Sandbagging

“I don’t know…

I feel like shit, I have shin splints, I have a hangover, I just traveled to Ghana and back, I had an allergic reaction to my cat, I ate gluten, I just got back from President Obama’s Dreamworks tour…

I’m just going to take it easy.”

Then they PR.
By 30 minutes.
Sandbagging SOB.

You’ve seen them. Heard of them. And perhaps, maybe much like myself, been called one. You know, those “sandbaggers” who make excuses, playing down their true strengths and abilities in preparation to have excuses for a possibly less than stellar race performance. And it’s not just runners or triathletes; according to Wikipedia, there is all different types of sandbagging depending on your sport. Regardless, it’s vicious and I’m guilty as charged.

I could make another excuse (My ankle! My training! My recovery!), but instead, I’d be back at it, sandbagging with the best of them. So instead, I’d like to issue a personal apology for any hint of sandbagging that may have come across in this training cycle or throughout the entire lifespan of this little blog. So here goes…

<PLEASE HIT PLAY TO THIS SONG WHILE YOU READ THE FOLLOWING>

Dear Gracious Reader,

Hey. It’s me, Page. If you’re new to my blog or have been reading my rambling over the past few years, hopefully you know that what you see is what you get. Cursing, typos, glorious iPhone photos, good training cycles and bad…it’s all been displayed on the blog. And if you’re still coming back, thank you!

However, it has come to my attention that at times, I may have displayed some “sandbagging” qualities. I may have played down my training cycles, dismissed the highs and focused the lows. Sad, but true.

I wanted to confide in you and tell you what’s really happening. Those qualities aren’t to secretly demolish the competition, shock and awe, or break the ribbon in any grand manner. But rather, deep down, it was to shield the shadows of doubt and fear that come along with every race experience. Or in other words, a lack of confidence.

At times, I take leaps of faith and declare my true goals (e.g. running a 3:15), but as the training cycle goes on and I start to break down, the excuses become more prevalent. It’s true, an ankle injury IS a reason to be concerned, but rather than wanting to “throw in the towel” as I so eloquently proclaimed in my last blog post, I should readjust perspective and the plan, but never the end goal. 

Perhaps it’s because blogging creates this hidden pressure among us all and I/we feel pressured to perform, or fear writing a “DNS, DNF, excuse, excuse, excuse” race recap. Why do we fear this? Because it’s a proclamation to the world that we tried and failed?

Well, I’m pretty sure that’s the meaning of life.

And if anyone is judging you because you tried and failed, well then, they’re not worth your energy. This sport isn’t about them or their opinions, but it’s about YOU. Working, trying, pushing, sucking, failing and trying again because we love it. Nothing else.

sucking

It’s not sandbagging, it’s the secret doubt that sits within me.

I have a healthy, albeit sometimes injured, body that I should be thankful for.
I’m going to relish the places it takes me, even if it’s not on the path I had planned.
I’m going to once again try my best to keep trying, keep failing, and keep enjoying the journey along the way, regardless of what race recap I write. Why?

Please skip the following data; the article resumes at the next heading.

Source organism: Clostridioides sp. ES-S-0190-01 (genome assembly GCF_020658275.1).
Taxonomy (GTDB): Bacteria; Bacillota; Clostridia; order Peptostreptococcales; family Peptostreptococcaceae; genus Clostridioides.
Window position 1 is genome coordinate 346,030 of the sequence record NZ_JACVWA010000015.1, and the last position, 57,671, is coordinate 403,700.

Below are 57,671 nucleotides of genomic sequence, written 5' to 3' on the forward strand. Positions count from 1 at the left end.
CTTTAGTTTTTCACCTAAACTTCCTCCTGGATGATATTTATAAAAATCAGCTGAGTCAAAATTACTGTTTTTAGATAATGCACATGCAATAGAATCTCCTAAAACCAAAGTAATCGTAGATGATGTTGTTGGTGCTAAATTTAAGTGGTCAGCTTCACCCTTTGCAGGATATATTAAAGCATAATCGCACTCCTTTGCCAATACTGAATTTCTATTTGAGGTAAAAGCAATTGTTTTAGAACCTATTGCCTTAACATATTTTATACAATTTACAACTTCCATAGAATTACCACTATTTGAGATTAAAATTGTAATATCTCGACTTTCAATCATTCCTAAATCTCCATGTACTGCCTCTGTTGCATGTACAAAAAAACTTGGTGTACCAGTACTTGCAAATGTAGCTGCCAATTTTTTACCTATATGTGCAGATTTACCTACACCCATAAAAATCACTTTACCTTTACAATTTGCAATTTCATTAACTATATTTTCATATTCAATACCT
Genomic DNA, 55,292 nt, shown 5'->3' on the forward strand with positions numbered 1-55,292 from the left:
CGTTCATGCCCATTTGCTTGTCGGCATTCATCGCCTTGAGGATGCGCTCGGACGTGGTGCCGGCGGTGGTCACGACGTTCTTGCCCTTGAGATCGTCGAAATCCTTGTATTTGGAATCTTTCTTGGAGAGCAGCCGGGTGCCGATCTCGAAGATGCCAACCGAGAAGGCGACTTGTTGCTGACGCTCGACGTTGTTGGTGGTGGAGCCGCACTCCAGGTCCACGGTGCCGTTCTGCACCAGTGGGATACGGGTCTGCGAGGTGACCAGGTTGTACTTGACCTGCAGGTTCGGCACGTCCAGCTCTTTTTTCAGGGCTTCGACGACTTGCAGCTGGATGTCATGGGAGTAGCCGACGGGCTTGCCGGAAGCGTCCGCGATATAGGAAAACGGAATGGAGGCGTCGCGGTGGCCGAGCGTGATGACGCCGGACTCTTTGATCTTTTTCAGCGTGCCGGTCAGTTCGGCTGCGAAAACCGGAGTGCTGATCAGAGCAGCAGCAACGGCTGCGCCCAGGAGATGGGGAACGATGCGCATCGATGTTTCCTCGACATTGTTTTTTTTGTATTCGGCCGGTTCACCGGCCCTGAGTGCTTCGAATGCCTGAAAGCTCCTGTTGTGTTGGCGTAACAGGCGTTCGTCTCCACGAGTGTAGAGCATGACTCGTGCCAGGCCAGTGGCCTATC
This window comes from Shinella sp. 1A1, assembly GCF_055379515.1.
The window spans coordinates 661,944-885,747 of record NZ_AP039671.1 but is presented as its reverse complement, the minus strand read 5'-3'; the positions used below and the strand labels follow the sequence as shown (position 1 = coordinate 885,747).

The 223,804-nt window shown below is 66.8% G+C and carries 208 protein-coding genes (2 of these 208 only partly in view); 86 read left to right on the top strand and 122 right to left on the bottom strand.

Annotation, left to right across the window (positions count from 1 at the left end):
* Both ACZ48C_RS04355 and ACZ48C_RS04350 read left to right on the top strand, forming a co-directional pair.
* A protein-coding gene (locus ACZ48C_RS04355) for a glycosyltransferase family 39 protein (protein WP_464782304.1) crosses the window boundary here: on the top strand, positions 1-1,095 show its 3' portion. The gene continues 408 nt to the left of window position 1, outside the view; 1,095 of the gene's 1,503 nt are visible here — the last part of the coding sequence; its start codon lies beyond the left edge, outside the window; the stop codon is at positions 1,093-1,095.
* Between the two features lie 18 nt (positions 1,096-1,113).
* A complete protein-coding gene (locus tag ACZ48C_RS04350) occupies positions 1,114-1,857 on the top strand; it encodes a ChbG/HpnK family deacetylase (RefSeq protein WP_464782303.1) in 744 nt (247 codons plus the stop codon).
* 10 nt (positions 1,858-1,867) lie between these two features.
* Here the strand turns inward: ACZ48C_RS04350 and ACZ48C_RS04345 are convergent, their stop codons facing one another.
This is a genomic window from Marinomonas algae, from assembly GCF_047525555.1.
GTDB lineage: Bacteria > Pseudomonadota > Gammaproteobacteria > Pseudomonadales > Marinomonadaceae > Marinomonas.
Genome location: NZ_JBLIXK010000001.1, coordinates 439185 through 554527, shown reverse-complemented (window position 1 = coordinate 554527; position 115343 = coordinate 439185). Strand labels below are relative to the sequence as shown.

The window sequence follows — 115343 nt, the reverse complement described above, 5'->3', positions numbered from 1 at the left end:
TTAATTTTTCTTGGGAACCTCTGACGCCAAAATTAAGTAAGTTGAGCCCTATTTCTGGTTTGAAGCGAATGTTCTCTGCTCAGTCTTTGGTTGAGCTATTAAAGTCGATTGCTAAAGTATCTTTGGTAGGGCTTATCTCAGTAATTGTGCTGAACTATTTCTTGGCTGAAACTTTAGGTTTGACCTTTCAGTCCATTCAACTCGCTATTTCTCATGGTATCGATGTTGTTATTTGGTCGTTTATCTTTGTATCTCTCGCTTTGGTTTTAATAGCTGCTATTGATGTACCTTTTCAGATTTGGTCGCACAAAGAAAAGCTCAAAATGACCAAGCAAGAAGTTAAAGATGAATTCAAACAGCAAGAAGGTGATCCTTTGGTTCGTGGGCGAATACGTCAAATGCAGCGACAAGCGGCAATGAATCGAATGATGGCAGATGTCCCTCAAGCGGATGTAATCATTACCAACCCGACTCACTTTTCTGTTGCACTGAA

Because that’s life.

Happy Running,
Page

 

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5 Responses to Sandbagging

  1. MILF Runner says:

    Fucking sandbagging cherry-picker! I’m onto you! I think the answer is: BOYCOTT BLOGS!

    Now I ‘m feeling all this pressure to defend my cherry-picked turkey trot title but I have this cane…

    Happy Thanksgiving and hope your ankle stops messing with you :)

  2. em says:

    Page, I love your blog. I’m the first one to eye roll at the more obvious examples of sandbagging in running blogs, but to me there’s a huge difference between posting your fears and doubts and insecurities while you’re training (pretty much what you describe), and posting a race report in which someone describes a race filled with broken legs and staggering hangovers before expressing disappointment in their super fast finish time. I think the former is so relatable and part of the mental training process, while the latter is just obnoxious!

    I actually really appreciated reading about your first IM training cycle, and your massive disappointment in your ankle injury, your comeback, second training cycle and finally your awesome IM. To my reckoning you bring a lot of reality and the benefit of your own hard lessons learned into the running & tri blog world. (I also notice that some pretty harsh blog critics seem to dig you, too! :) )

    Happy Thanksgiving!

  3. Adam says:

    Today I learned what Sandbagging means

  4. Amanda says:

    Loved this!

  5. To be honest, I think it’s pretty crappy that you had to write this post. I’ve seen very obvious examples of other people sandbagging but have never gotten that impression from you at all. I think there is a difference between sandbagging and just not having a lot of confidence. My paces have gotten faster since I started running but my mind still has a hard time believing I can run those paces. I don’t even think hiding some things about your training equates to sandbagging. I know of professionals that have doubts and fears. Keep doing what you’re doing. You are an amazing runner and triathlete and I think your blog is one of the most real ones out there. I never feel like you are hiding things or anything like that.

    Hope you had a great Thanksgiving :)

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